From the Journal of Clinical Investigation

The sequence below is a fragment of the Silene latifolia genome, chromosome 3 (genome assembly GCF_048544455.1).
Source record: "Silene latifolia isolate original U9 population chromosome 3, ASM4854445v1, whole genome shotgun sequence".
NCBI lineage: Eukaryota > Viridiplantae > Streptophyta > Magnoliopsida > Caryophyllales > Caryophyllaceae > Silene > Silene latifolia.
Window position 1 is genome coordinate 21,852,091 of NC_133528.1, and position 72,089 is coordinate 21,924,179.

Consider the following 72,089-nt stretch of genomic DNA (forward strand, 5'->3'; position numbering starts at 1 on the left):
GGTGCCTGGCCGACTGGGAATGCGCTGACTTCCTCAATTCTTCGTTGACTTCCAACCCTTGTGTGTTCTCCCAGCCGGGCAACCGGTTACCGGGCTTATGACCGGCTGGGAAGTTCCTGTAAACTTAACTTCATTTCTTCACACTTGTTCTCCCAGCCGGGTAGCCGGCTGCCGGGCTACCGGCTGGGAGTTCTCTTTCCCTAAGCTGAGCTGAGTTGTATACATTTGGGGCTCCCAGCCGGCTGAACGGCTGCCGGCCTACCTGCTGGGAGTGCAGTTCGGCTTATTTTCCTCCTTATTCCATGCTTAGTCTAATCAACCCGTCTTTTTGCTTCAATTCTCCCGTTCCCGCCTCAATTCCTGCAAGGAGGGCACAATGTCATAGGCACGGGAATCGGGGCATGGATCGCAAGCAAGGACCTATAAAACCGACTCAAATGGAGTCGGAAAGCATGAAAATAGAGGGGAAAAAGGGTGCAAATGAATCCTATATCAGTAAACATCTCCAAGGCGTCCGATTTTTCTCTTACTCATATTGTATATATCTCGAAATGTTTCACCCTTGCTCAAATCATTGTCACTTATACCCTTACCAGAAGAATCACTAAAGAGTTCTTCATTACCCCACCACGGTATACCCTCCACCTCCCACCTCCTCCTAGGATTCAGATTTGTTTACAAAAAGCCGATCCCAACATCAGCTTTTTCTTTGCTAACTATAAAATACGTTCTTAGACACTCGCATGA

Results from a recent study published in the Journal of Clinical Investigation by Shiozawa et al. from the University of Michigan and Harvard School of Dental Medicine provide new evidence for the mechanisms directing metastases of carcinomas into bone tissue, observed in 70% of patients with breast or prostate cancer and up to 30% of patients with lung, colon, stomach, bladder, uterine, rectal, thyroid or kidney carcinomas. Their work reveals that metastases target the skeleton by taking advantage of signals normally present in the hematopoietic stem cell (HSC) niche that are known to regulate HSC homing, quiescence and self renewal. Using a mouse model of metastasis, the authors demonstrate that metastasised human prostate cancer cells (PCa) directly compete with HSCs for residency within the HSC niche, preventing HSC engraftment by occupying the HSC niche and driving out HSCs into progenitor pools and the peripheral blood by driving HSC terminal differentiation. Further, they demonstrate the co-localisation of PCa cells and HSCs to the endosteal niche of the bone marrow, particularly to Anxa2-expressing osteoblasts (known to play a central role in HSC niche selection), indicating this to be the site of the HSC niche, the exact location and composition of which has been a controversial issue until now. Interestingly, decreasing the HSC niche size by ablating osteoblastic lineage cells decreased PCa parasitisation of the niche. Moreover, the authors were able to mobilize PCa cells out of the HSC niche by using agents known to cause HSCs to reenter the peripheral circulation. This work has identified three potential mechanisms that might be modulated to minimise metastasis of carcinoma cells into bone tissue, opening new possibilities for therapeutic intervention in metastatic cancer.